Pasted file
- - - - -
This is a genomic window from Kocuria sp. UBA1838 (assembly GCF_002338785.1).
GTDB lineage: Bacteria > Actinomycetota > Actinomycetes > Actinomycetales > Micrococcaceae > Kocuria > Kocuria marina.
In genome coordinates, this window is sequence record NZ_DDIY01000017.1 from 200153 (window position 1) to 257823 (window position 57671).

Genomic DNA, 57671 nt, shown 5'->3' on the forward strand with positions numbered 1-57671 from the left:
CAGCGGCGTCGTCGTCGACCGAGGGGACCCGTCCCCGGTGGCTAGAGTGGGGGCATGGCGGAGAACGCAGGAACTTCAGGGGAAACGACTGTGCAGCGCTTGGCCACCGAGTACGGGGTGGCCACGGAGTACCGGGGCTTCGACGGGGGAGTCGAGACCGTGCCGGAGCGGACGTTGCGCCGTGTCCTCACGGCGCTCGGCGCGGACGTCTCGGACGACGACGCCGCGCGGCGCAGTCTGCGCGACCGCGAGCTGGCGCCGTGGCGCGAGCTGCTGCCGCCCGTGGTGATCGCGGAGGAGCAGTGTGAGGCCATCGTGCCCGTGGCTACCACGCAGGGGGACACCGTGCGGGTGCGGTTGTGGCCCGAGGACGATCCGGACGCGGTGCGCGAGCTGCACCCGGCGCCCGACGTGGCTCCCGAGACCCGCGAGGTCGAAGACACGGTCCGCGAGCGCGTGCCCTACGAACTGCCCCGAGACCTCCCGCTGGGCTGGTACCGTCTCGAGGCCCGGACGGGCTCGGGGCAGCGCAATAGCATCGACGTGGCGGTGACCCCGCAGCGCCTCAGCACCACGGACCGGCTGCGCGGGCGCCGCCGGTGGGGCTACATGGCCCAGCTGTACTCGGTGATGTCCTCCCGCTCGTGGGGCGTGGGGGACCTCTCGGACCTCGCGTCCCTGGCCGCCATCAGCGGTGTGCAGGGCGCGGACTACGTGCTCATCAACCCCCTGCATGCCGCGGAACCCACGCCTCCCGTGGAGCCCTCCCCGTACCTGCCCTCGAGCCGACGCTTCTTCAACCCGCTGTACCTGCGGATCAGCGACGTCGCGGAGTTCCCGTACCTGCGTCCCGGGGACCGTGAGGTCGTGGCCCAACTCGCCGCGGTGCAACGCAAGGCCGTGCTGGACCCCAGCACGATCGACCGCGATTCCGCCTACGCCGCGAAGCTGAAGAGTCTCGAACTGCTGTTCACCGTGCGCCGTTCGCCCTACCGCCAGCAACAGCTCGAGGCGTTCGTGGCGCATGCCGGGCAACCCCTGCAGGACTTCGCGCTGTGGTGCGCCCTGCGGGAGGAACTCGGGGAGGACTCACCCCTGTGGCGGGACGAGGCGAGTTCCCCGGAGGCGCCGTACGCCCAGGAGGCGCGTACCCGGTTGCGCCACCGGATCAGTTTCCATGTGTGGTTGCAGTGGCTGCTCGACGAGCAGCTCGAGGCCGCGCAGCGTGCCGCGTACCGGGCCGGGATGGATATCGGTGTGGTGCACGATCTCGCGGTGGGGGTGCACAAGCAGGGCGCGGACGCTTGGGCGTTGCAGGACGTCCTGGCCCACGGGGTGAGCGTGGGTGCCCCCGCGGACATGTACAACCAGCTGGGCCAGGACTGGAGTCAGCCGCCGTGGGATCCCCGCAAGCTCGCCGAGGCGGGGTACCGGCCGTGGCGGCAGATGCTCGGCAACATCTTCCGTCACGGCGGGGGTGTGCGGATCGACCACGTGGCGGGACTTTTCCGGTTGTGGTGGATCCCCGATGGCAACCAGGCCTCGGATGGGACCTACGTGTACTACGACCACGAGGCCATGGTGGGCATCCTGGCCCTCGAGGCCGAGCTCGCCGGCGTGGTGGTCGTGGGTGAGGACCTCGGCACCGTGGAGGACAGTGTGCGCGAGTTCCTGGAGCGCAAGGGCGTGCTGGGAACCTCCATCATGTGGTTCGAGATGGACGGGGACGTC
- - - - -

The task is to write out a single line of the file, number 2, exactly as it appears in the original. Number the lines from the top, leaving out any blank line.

GTDB lineage: Bacteria > Actinomycetota > Actinomycetes > Actinomycetales > Micrococcaceae > Kocuria > Kocuria marina.